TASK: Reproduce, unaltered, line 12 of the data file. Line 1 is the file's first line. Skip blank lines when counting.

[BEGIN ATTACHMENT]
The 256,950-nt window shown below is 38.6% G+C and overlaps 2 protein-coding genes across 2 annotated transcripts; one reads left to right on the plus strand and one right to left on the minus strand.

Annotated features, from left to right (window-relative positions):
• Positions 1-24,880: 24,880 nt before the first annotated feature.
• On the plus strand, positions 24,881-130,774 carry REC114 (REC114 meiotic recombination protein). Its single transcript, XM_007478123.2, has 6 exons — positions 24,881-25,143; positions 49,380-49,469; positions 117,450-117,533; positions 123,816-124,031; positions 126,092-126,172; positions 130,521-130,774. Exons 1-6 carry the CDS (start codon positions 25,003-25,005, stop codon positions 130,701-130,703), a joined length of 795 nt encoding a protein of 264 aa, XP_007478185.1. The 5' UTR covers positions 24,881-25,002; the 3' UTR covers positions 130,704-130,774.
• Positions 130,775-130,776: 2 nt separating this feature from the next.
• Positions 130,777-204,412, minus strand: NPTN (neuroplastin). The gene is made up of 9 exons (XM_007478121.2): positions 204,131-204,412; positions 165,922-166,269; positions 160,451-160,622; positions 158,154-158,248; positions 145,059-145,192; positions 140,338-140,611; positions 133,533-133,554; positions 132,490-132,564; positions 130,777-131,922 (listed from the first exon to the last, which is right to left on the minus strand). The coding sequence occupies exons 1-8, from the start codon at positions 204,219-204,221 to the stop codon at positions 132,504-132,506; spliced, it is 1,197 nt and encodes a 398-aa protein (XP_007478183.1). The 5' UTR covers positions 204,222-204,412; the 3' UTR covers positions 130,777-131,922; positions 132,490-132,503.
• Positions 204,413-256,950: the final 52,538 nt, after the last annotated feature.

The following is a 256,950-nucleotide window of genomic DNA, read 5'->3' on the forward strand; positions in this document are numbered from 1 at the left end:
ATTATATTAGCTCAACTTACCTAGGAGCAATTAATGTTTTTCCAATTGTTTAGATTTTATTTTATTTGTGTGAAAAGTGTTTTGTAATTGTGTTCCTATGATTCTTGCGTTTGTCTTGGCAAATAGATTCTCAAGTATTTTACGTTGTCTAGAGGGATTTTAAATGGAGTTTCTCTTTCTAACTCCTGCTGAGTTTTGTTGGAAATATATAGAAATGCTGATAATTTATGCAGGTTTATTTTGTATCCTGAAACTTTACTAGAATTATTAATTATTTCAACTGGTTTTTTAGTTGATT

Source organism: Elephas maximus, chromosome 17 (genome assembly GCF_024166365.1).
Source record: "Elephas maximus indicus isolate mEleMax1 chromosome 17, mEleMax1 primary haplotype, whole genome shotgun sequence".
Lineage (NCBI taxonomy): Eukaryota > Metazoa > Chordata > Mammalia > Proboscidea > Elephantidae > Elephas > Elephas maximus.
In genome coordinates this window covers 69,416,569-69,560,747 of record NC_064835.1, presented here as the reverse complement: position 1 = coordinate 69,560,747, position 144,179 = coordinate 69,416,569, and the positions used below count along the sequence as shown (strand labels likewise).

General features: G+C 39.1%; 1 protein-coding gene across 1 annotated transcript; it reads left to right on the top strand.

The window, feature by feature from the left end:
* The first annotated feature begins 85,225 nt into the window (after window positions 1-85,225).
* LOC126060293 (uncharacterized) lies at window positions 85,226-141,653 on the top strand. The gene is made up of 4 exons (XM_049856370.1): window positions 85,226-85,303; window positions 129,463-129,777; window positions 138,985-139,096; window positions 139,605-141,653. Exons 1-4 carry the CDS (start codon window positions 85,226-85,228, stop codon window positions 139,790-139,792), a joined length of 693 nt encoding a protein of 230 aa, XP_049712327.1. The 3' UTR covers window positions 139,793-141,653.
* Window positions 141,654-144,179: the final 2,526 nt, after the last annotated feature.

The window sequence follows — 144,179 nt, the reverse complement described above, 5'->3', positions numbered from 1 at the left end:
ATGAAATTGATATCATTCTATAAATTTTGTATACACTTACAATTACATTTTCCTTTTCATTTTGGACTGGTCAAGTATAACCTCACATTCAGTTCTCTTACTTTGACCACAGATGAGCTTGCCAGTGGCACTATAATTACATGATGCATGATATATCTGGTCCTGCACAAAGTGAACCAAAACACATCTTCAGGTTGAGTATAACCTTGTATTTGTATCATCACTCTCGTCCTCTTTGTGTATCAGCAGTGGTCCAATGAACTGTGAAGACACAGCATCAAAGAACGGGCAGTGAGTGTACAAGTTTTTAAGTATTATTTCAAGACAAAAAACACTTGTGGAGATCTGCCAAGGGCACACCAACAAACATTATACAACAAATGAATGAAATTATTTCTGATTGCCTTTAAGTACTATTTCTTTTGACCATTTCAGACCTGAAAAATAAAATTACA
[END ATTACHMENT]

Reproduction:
Lineage (NCBI taxonomy): Eukaryota > Metazoa > Chordata > Mammalia > Proboscidea > Elephantidae > Elephas > Elephas maximus.